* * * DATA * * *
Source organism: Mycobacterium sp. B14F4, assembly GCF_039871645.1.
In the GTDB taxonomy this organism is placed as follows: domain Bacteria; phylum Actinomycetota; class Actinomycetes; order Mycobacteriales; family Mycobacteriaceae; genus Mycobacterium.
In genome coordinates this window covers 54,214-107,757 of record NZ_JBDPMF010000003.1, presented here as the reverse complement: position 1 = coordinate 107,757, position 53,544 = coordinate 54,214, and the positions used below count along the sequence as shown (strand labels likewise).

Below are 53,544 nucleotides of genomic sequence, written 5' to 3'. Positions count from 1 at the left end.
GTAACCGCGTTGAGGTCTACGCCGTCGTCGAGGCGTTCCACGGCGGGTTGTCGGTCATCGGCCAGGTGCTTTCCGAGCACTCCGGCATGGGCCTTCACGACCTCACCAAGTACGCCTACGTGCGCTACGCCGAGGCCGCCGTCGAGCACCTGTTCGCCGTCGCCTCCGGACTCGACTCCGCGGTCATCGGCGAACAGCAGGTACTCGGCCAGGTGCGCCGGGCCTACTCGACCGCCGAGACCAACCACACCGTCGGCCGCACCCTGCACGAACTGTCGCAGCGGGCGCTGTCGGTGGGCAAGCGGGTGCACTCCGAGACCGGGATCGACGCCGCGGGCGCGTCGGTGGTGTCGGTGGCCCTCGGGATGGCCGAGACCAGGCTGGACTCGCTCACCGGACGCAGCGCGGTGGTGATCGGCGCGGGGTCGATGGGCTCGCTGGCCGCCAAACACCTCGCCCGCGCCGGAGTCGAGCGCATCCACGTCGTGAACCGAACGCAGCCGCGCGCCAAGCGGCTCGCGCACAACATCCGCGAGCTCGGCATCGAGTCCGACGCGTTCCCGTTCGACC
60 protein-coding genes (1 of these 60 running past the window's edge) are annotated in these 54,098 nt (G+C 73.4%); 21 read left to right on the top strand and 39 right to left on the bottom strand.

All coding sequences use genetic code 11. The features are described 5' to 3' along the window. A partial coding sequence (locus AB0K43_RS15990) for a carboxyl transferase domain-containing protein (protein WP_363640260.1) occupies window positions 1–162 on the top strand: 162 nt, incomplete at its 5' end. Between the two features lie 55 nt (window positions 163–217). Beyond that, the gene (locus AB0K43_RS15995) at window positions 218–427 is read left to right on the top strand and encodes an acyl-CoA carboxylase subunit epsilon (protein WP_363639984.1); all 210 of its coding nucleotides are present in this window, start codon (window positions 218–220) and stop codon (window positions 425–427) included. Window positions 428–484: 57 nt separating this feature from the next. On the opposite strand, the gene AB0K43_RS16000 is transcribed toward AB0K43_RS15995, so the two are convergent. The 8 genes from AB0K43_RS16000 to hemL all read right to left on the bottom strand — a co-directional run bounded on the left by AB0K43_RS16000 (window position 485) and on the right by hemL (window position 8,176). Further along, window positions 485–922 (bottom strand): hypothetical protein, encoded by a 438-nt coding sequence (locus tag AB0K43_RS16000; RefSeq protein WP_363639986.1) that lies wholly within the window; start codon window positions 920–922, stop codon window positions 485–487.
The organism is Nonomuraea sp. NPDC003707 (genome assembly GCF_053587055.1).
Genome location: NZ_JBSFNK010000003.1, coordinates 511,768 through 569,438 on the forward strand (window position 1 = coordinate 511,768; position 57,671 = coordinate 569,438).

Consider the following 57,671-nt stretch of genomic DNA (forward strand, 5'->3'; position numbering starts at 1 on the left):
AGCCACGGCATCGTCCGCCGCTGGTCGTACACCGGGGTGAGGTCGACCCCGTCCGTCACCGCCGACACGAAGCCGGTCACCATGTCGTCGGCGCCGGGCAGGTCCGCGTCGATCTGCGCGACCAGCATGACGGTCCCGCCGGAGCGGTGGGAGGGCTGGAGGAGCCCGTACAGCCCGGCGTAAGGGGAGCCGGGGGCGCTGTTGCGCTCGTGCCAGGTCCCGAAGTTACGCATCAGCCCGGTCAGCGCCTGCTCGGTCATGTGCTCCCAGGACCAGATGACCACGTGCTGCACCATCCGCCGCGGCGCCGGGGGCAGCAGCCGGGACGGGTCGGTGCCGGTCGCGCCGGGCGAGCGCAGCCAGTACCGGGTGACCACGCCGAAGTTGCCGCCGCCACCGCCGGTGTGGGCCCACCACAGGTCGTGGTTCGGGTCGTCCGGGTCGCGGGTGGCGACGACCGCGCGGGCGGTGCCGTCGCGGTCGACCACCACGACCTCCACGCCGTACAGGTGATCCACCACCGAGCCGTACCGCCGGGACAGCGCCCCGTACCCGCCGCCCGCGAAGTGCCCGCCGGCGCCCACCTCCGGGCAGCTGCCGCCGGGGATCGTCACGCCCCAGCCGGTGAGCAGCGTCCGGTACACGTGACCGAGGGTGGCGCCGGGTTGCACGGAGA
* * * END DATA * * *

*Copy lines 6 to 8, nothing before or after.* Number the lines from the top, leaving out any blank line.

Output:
60 protein-coding genes (1 of these 60 running past the window's edge) are annotated in these 54,098 nt (G+C 73.4%); 21 read left to right on the top strand and 39 right to left on the bottom strand.

All coding sequences use genetic code 11. The features are described 5' to 3' along the window. A partial coding sequence (locus AB0K43_RS15990) for a carboxyl transferase domain-containing protein (protein WP_363640260.1) occupies window positions 1–162 on the top strand: 162 nt, incomplete at its 5' end. Between the two features lie 55 nt (window positions 163–217). Beyond that, the gene (locus AB0K43_RS15995) at window positions 218–427 is read left to right on the top strand and encodes an acyl-CoA carboxylase subunit epsilon (protein WP_363639984.1); all 210 of its coding nucleotides are present in this window, start codon (window positions 218–220) and stop codon (window positions 425–427) included. Window positions 428–484: 57 nt separating this feature from the next. On the opposite strand, the gene AB0K43_RS16000 is transcribed toward AB0K43_RS15995, so the two are convergent. The 8 genes from AB0K43_RS16000 to hemL all read right to left on the bottom strand — a co-directional run bounded on the left by AB0K43_RS16000 (window position 485) and on the right by hemL (window position 8,176). Further along, window positions 485–922 (bottom strand): hypothetical protein, encoded by a 438-nt coding sequence (locus tag AB0K43_RS16000; RefSeq protein WP_363639986.1) that lies wholly within the window; start codon window positions 920–922, stop codon window positions 485–487.
The organism is Nonomuraea sp. NPDC003707 (genome assembly GCF_053587055.1).